To knead via slap and fold, pick the dough up by the side, slap the front of it back down onto your work surface, fold the back half of the dough over the top, give the dough a quarter turn, and repeat.

Once you build up a good rhythm, it should only take 7 to 10 minutes at the most to knead this dough until it passes the windowpane test.



At this point, let the dough rest at room temperature for one hour and then place in your fridge overnight to rise.

From here on out, the instructions are exactly the same as laid out in our original hamburger brioche bun recipe.


Related Resources


The Ultimate Hamburger Brioche Bun - Video Recipe

Ask ten people what they like on their hamburger and you're likely to get ten different answers.

But let us pause for a moment and ponder what makes a hamburger truly great ...

... what we can all agree on is that the most fundamental building block for a great hamburger is a perfectly cooked patty sandwiched in between a fluffy, soft, yet sturdy bun.

In this video I demonstrate a new brioche bun recipe that will truly take your hamburger game to the next level. But first a little back story ...

... The Story of Wartface

There's this guy named Wartface.

He's been a long time member of the community (the best BBQ website I know of), and he stumbled onto when searching for information on bread baking.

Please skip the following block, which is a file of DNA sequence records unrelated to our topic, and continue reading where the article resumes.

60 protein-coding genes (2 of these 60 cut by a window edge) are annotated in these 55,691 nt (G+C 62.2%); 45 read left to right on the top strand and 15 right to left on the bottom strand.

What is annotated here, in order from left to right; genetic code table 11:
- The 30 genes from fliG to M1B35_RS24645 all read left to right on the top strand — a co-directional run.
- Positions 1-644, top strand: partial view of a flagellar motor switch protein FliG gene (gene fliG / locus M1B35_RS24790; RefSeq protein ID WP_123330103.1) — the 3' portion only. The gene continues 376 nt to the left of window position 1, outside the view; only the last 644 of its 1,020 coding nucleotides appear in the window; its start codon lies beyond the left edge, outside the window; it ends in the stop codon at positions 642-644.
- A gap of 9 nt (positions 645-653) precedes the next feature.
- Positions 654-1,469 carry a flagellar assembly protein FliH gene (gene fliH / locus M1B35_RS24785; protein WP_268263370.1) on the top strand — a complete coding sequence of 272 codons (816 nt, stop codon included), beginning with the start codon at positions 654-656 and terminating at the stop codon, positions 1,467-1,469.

Wartface quickly and rabidly consumed all my bread content, including the five audio podcasts and all of our bread baking videos.

But he wasn't satisfied; being a BBQ fanatic, Wartface wanted my help developing the ultimate hamburger brioche bun. Something soft and chewy, but still sturdy enough to stand up to Meathead's famous Steakhouse Steakburger.

So I made Wartface a deal; I'll give you a baker's percentage formula as a starting point for a hamburger brioche bun recipe. You make the buns, and then tell me what you do and don't like about them, and then I'll show you how to adjust recipe accordingly, using the baker's percentage. I figured if anything, this would be a good, practical example of how various ratios of ingredients would effect the texture and flavor of bread.

Honestly, I expected Wartface to bake a couple recipes, lose steam, and then I'd pick up the brioche bun project once my schedule freed up a bit. But Wartface became obsessed, baking recipe after recipe, hundreds of buns in all, coming back after each bake, taking my suggested tweaks, and then turning out another batch immediately.

After going back-and-forth a few times, Wartface sent an excited e-mail telling me that the latest formula had just produced the best hamburger brioche buns he's ever tasted.

A bit skeptical that we'd hit the mark that quickly, I baked numerous batches of the exact same formula in the Stella Kitchen, looking for flaws or possible improvements. We made hamburger after hamburger, and even served them to our entire restaurant staff as family meal on a couple of occasions. I finally had to concede that yes, these were indeed the best hamburger brioche buns I've ever tasted.